• Identified Victim: Develop a policy in line with state and federal regulations which outlines requirements for warning an intended victim of a patient’s threat of danger. Include in the policy written documentation guidelines for staff to follow.  Instruct medical staff and counseling staff of the importance of documenting the evaluation of any identified threat to a named victim.  Document the time and date that the intended victim or police were notified.  If the threat was evaluated and a decision was made not to notify the intended victim, document the rationale for the decision.  Monitor compliance with this policy.
  • Elopement: Develop policies and procedures for the prevention of elopement.  Include:
    • Which patients to prevent from leaving the facility and which patients not to prevent from leaving.
    • Procedure to follow when patient is in the act of eloping.
    • Procedures that will be followed if a patient is missing.
  • Informed Consent:  Develop a written informed consent policy that:
    • Identifies the specific care, treatment, or services that require informed consent, in accordance with state and federal regulations.
    • Describes circumstances that would allow for exceptions to obtaining informed consent, e.g., situations involving threat of harm to self or others.
    • Outline when a surrogate decision-maker may give informed consent.
  • Involuntary Medication:  Develop guidelines for involuntary medication of patients. Periodically evaluate staff compliance and appropriate use of the protocol through observation and chart review.

Management of Behavioral Health Emergencies

Organizations should develop department-specific plans for dealing with behavioral health emergencies.  Included in the plan should be a code staff can call when they need assistance. Hospitals should conduct periodic behavioral health emergency drills similar to the drills that are conducted for medical emergencies. 

Staff working with behavioral health patients should receive education on disruptive behavior and violence management. Include in the education:

  • How to speak to and treat people with empathy.
  • How to respond to alarms.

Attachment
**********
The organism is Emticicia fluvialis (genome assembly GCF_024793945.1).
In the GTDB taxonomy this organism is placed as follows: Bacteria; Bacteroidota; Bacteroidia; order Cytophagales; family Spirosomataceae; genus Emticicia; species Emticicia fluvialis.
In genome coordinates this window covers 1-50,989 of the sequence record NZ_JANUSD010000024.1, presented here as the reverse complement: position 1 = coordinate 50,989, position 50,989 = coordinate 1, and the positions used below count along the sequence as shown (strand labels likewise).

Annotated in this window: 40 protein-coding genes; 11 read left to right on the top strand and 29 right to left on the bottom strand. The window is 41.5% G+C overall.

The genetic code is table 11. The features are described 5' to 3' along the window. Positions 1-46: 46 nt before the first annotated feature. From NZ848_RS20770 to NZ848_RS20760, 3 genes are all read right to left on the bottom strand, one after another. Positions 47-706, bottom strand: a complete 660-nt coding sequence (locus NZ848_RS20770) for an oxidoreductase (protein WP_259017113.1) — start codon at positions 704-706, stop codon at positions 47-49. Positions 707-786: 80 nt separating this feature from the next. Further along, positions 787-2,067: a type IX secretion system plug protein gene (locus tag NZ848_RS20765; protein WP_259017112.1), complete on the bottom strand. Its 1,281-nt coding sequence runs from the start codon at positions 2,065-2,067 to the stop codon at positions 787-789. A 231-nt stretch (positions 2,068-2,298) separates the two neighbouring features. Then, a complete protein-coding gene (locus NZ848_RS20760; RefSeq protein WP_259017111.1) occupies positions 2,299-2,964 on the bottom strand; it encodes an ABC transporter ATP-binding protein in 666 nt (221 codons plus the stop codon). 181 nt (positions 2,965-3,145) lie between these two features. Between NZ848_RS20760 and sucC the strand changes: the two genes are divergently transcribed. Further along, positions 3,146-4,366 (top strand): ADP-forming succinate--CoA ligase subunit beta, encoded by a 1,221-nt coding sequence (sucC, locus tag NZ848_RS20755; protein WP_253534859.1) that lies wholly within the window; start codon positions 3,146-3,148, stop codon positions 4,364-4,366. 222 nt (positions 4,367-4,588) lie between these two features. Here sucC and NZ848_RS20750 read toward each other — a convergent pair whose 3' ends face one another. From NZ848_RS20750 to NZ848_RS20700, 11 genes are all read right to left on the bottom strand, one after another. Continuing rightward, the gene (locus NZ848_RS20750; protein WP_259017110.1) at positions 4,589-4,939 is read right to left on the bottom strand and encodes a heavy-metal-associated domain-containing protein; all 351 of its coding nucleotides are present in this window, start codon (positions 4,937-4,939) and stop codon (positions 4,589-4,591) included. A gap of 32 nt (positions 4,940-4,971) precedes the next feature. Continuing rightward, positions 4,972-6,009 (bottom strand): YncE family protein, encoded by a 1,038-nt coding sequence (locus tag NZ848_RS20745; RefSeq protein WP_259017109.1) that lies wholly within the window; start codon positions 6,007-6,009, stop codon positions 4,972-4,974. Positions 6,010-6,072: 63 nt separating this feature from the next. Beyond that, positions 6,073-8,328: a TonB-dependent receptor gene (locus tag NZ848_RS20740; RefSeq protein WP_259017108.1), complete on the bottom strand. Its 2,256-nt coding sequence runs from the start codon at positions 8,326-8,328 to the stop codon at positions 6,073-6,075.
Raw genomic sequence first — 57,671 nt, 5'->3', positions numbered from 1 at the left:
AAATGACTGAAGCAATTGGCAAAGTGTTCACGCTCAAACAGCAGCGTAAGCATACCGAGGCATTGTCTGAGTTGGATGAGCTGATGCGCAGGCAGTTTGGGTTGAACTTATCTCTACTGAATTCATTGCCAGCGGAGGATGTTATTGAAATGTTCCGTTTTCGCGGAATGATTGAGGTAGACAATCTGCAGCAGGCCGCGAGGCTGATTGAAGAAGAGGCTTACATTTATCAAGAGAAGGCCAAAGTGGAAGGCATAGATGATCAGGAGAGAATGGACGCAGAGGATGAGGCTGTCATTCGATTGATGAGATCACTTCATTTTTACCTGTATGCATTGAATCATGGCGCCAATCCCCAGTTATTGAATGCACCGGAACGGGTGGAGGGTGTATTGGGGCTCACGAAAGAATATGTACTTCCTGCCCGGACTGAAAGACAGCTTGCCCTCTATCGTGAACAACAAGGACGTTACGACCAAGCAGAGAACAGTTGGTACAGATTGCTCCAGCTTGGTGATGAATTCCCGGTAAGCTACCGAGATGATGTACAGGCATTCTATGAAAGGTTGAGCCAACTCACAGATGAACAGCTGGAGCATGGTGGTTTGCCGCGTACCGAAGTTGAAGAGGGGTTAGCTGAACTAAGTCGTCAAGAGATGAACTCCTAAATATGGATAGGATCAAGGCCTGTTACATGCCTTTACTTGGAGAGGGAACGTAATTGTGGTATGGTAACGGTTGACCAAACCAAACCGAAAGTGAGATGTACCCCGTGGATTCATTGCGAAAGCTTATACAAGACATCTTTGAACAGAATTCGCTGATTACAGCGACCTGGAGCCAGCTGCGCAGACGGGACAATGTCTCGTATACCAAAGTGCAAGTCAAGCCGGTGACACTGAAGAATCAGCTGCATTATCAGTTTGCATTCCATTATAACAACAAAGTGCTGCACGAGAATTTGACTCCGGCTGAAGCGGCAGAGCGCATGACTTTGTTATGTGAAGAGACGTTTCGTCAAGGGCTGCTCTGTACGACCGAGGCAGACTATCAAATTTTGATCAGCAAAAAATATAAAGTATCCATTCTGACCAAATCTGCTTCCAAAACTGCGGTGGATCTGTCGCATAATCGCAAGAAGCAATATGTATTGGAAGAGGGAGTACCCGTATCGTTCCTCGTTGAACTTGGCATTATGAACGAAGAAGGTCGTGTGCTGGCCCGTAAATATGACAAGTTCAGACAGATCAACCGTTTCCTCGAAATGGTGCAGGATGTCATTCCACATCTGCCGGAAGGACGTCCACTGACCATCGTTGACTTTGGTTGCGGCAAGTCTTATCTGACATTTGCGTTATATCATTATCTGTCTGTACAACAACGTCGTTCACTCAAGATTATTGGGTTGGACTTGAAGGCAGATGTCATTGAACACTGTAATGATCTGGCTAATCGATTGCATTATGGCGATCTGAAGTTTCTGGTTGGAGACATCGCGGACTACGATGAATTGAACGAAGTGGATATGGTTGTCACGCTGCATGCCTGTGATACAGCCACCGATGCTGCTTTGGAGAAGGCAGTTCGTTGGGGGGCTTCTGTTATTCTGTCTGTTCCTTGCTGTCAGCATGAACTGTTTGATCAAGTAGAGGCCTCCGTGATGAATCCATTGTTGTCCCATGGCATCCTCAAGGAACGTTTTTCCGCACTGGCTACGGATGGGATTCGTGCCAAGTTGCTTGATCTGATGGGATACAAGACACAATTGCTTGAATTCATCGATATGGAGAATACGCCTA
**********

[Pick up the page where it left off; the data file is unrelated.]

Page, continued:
• Proper code to call.
  • Causes of and how to recognize escalating violent behavior.
  • How to prevent and diffuse volatile situations.
  • How to interact with hostile individuals.
  • Multicultural diversity training.
  • Safe methods of restraint or escape.
  • Identification of patients at risk for acute aggressive or violent behavior and for management of such behavior.

Hospitals should carefully consider the role their security staff will play in dealing with behavioral health emergencies. Because many security officers are former military or police officers, they are trained to respond aggressively to life or death situations.  They are not always trained or comfortable dealing with behavioral health patients in more empathetic ways. Security should follow clinical direction. 

Some hospitals have created teams which respond to behavioral health situations.  Staff can call the team when they sense escalating behavior.  The team many include nursing staff working on the psychiatric unit, social workers, staff with experience working with behavioral health patients and security staff.  Including security staff on the team gives them an opportunity to be involved in the situation from the beginning rather than at the point when the situation is out of control and force may be required.  Being on the team can also help security staff gain skills in dealing with patients in a more empathic manner. 

Management of Suicidal Behavior

All patients admitted to the hospital with a behavioral health diagnosis, should be screened for risk of self-harm.  If the screen is positive, an assessment should be performed. The Center for Medicare and Medicaid Services (CMS) states that “non-psychiatric settings of all hospitals where patients with psychiatric conditions may be cared for must also identify patients at risk for intentional harm to self or others and mitigate environmental safety risks.” The assessment will identify patient-specific characteristics that have the potential to increase or decrease the strength of lethality of the ideation. Assessments should occur upon admission, following marked changes in the patient’s condition, during transitions between units, and before discharge. Hospitals should consider using a nationally recognized suicide assessment tool such as Columbia-Suicide Severity Rating Scale (C-SSRS).